red - Random Early Detection
tc qdisc ... red limit
bytes [ min
bytes ] [ max
bytes ] avpkt
bytes [ burst
packets ] [ ecn ] [ harddrop] [
rate ] [ probability
chance ] [ adaptive ]
Random Early Detection is a classless qdisc which manages its queue size
smartly. Regular queues simply drop packets from the tail when they are full,
which may not be the optimal behaviour. RED also performs tail drop, but does
so in a more gradual way.
Once the queue hits a certain average length, packets enqueued have a
configurable chance of being marked (which may mean dropped). This chance
increases linearly up to a point called the max
average queue length,
although the queue might get bigger.
This has a host of benefits over simple taildrop, while not being processor
intensive. It prevents synchronous retransmits after a burst in traffic, which
cause further retransmits, etc.
The goal is to have a small queue size, which is good for interactivity while
not disturbing TCP/IP traffic with too many sudden drops after a burst of
Depending on if ECN is configured, marking either means dropping or purely
marking a packet as overlimit.
The average queue size is used for determining the marking probability. This is
calculated using an Exponential Weighted Moving Average, which can be more or
less sensitive to bursts.
When the average queue size is below min
bytes, no packet will ever be
marked. When it exceeds min,
the probability of doing so climbs
linearly up to probability,
until the average queue size hits
bytes. Because probability
is normally not set to 100%, the
queue size might conceivably rise above max
bytes, so the limit
parameter is provided to set a hard maximum for the size of the queue.
- Average queue size at which marking becomes a possibility.
Defaults to max /3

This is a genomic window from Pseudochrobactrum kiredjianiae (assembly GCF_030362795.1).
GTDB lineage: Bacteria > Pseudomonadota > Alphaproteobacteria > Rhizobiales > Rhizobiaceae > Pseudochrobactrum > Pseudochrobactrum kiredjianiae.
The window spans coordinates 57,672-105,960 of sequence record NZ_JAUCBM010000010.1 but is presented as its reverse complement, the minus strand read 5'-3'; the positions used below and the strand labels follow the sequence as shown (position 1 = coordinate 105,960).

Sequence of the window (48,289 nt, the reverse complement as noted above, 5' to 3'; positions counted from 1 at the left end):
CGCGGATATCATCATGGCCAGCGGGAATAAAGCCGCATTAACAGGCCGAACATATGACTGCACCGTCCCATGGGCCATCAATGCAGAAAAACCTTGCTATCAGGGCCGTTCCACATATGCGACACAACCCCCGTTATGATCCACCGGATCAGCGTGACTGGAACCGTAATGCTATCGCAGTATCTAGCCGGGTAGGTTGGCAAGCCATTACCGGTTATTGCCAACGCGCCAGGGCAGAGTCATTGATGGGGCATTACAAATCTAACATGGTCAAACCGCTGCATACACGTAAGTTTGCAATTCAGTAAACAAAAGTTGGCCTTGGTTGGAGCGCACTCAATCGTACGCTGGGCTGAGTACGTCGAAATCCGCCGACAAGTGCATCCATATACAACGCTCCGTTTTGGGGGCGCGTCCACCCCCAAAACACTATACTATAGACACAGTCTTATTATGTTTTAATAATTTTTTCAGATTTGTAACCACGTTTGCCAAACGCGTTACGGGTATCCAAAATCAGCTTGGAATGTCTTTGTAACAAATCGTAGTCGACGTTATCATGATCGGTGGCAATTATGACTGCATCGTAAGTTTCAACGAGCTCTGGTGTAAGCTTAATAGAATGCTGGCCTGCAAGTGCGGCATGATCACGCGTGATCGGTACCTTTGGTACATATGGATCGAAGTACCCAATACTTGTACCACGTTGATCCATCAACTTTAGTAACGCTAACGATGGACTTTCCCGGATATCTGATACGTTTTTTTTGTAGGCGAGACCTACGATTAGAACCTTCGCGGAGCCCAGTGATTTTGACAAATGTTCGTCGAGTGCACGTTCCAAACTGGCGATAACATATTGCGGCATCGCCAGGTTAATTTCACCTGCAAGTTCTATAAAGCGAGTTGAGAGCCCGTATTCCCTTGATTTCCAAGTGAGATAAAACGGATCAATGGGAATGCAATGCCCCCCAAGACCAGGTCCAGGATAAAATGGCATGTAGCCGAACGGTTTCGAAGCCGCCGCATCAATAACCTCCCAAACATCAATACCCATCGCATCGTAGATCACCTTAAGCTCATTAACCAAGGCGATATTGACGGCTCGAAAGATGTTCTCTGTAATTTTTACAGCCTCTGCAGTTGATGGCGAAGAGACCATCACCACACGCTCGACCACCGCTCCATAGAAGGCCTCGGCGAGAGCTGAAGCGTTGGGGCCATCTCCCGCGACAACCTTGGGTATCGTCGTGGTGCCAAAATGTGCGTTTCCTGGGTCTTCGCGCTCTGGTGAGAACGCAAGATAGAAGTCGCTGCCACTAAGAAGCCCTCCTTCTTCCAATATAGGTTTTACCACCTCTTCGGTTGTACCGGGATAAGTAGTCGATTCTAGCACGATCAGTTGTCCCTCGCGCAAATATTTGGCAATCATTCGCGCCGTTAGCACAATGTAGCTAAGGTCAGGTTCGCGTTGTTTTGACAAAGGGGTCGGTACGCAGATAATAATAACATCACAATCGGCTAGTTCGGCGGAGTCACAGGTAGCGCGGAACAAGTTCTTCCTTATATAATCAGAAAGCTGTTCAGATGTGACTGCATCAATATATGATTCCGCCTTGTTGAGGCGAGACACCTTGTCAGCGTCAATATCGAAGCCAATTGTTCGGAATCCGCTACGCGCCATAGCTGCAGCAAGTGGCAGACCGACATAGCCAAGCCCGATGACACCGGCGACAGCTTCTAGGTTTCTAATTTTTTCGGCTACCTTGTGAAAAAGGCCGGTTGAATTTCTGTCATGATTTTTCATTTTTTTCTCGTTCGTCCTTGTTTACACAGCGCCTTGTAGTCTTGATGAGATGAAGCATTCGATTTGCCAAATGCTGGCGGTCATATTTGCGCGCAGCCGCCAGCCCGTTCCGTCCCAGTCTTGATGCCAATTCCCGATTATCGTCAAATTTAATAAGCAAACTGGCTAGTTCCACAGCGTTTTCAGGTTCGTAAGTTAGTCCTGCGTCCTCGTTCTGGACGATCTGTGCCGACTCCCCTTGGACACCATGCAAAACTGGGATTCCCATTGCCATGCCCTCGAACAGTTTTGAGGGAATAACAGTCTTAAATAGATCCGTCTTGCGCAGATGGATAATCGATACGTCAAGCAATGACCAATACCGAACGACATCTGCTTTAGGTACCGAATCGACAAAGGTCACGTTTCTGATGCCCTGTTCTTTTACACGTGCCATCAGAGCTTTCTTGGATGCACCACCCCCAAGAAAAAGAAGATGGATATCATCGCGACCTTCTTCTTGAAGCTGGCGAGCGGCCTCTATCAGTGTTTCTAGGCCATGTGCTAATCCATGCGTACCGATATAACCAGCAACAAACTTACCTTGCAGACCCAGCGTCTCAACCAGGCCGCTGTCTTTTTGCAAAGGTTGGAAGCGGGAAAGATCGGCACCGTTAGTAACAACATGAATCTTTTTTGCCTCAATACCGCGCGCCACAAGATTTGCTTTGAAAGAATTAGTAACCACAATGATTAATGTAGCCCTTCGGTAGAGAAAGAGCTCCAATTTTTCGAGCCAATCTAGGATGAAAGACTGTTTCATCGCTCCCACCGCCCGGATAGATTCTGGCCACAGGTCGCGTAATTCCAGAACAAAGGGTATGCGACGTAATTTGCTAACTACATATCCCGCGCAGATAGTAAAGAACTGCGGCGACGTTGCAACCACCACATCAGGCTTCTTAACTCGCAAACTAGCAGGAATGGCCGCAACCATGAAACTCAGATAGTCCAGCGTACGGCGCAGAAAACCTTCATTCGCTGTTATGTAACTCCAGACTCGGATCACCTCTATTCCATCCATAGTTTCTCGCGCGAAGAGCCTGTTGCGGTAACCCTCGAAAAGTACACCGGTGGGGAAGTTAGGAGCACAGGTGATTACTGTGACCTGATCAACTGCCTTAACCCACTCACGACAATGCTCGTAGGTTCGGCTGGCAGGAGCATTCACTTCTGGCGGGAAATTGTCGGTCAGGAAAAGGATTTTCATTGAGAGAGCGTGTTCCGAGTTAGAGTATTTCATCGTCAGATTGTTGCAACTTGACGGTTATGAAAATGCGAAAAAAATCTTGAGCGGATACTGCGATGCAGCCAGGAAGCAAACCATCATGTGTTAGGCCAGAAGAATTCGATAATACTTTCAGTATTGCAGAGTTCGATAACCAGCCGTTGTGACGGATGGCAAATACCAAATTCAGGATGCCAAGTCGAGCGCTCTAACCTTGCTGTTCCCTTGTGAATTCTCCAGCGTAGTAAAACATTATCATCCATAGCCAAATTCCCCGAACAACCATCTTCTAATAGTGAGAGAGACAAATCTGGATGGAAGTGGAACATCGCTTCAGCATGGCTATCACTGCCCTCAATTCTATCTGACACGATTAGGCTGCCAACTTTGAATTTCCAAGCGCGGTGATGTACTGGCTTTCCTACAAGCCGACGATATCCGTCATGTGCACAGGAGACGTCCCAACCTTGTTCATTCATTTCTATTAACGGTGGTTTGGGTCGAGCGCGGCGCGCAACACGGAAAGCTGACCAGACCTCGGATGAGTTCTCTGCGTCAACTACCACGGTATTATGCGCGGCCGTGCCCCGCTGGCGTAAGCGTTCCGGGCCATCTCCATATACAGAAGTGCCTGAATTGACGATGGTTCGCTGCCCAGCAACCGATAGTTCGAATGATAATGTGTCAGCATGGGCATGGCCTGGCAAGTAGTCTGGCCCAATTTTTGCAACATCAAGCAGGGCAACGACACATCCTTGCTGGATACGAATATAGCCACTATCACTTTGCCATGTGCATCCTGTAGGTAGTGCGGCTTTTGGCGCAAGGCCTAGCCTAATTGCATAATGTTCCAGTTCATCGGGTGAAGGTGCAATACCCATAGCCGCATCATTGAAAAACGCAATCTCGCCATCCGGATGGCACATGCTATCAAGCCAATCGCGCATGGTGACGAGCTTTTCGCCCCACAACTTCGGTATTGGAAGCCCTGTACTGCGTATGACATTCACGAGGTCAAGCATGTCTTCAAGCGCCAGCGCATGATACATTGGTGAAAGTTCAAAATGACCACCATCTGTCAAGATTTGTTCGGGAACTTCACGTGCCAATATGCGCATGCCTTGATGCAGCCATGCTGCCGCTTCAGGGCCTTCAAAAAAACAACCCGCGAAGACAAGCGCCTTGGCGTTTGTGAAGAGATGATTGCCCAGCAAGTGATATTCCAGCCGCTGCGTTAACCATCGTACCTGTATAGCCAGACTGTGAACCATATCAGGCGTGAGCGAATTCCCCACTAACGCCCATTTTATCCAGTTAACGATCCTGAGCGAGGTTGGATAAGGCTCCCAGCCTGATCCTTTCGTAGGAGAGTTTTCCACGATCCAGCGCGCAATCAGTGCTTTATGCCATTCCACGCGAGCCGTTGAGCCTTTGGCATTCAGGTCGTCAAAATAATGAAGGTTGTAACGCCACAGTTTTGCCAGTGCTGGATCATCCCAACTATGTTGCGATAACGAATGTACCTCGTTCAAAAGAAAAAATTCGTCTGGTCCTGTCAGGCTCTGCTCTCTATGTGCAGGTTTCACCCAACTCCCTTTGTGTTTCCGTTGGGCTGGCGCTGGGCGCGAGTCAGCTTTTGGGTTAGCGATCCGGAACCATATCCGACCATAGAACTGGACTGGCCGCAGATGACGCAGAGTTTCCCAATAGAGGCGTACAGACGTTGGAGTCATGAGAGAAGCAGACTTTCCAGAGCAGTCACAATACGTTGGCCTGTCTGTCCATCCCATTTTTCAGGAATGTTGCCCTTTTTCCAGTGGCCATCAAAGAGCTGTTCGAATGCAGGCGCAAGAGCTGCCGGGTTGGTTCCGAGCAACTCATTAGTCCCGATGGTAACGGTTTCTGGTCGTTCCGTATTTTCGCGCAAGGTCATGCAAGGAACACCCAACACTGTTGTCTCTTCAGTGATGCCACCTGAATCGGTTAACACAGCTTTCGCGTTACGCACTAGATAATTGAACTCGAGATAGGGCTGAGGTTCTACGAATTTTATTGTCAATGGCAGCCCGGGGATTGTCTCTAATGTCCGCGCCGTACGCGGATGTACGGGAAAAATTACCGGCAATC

- At this average queue size, the marking probability is
maximal. Should be at least twice min to prevent synchronous
retransmits, higher for low min. Default to limit /4
- Maximum probability for marking, specified as a floating
point number from 0.0 to 1.0. Suggested values are 0.01 or 0.02 (1 or 2%,
respectively). Default : 0.02
- Hard limit on the real (not average) queue size in bytes.
Further packets are dropped. Should be set higher than max+burst. It is
advised to set this a few times higher than max.
- Used for determining how fast the average queue size is
influenced by the real queue size. Larger values make the calculation more
sluggish, allowing longer bursts of traffic before marking starts. Real
life experiments support the following guideline:
- Specified in bytes. Used with burst to determine the time
constant for average queue size calculations. 1000 is a good value.
- This rate is used for calculating the average queue size
after some idle time. Should be set to the bandwidth of your interface.
Does not mean that RED will shape for you! Optional. Default : 10Mbit
- As mentioned before, RED can either 'mark' or 'drop'.
Explicit Congestion Notification allows RED to notify remote hosts that
their rate exceeds the amount of bandwidth available. Non-ECN capable
hosts can only be notified by dropping a packet. If this parameter is
specified, packets which indicate that their hosts honor ECN will only be
marked and not dropped, unless the queue size hits limit bytes.
- If average flow queue size is above max bytes, this
parameter forces a drop instead of ecn marking.
- (Added in linux-3.3) Sets RED in adaptive mode as described
Goal of Adaptive RED is to make 'probability' dynamic value between 1% and 50% to reach the target average queue :
(max - min) / 2
# tc qdisc add dev eth0 parent 1:1 handle 10: red
limit 400000 min 30000 max 90000 avpkt 1000
burst 55 ecn adaptive bandwidth 10Mbit
- Floyd, S., and Jacobson, V., Random Early Detection
gateways for Congestion Avoidance.
- Some changes to the algorithm by Alexey N. Kuznetsov.
- Adaptive RED : http://icir.org/floyd/papers/adaptiveRed.pdf
Alexey N. Kuznetsov, <firstname.lastname@example.org>, Alexey Makarenko
<email@example.com>, J Hadi Salim
<firstname.lastname@example.org>, Eric Dumazet <email@example.com>.
This manpage maintained by bert hubert <firstname.lastname@example.org>